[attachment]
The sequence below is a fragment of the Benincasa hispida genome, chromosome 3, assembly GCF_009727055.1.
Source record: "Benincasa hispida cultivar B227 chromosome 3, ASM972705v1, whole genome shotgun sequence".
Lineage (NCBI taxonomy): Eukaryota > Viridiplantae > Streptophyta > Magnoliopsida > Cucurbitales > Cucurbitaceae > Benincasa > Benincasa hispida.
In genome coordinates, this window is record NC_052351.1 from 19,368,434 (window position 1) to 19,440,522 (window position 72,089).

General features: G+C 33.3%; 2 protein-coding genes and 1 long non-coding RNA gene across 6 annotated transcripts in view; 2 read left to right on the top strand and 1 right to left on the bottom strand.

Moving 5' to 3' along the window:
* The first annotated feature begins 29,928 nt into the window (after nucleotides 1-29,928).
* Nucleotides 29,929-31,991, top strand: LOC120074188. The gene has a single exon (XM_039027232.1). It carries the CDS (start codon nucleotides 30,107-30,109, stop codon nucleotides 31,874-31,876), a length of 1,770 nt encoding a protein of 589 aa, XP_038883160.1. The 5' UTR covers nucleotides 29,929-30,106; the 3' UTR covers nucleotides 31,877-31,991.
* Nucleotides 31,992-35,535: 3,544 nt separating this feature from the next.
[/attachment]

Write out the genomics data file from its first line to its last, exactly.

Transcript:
The sequence below is a fragment of the Benincasa hispida genome, chromosome 3, assembly GCF_009727055.1.
Source record: "Benincasa hispida cultivar B227 chromosome 3, ASM972705v1, whole genome shotgun sequence".
Lineage (NCBI taxonomy): Eukaryota > Viridiplantae > Streptophyta > Magnoliopsida > Cucurbitales > Cucurbitaceae > Benincasa > Benincasa hispida.
In genome coordinates, this window is record NC_052351.1 from 19,368,434 (window position 1) to 19,440,522 (window position 72,089).

General features: G+C 33.3%; 2 protein-coding genes and 1 long non-coding RNA gene across 6 annotated transcripts in view; 2 read left to right on the top strand and 1 right to left on the bottom strand.

Moving 5' to 3' along the window:
* The first annotated feature begins 29,928 nt into the window (after nucleotides 1-29,928).
* Nucleotides 29,929-31,991, top strand: LOC120074188. The gene has a single exon (XM_039027232.1). It carries the CDS (start codon nucleotides 30,107-30,109, stop codon nucleotides 31,874-31,876), a length of 1,770 nt encoding a protein of 589 aa, XP_038883160.1. The 5' UTR covers nucleotides 29,929-30,106; the 3' UTR covers nucleotides 31,877-31,991.
* Nucleotides 31,992-35,535: 3,544 nt separating this feature from the next.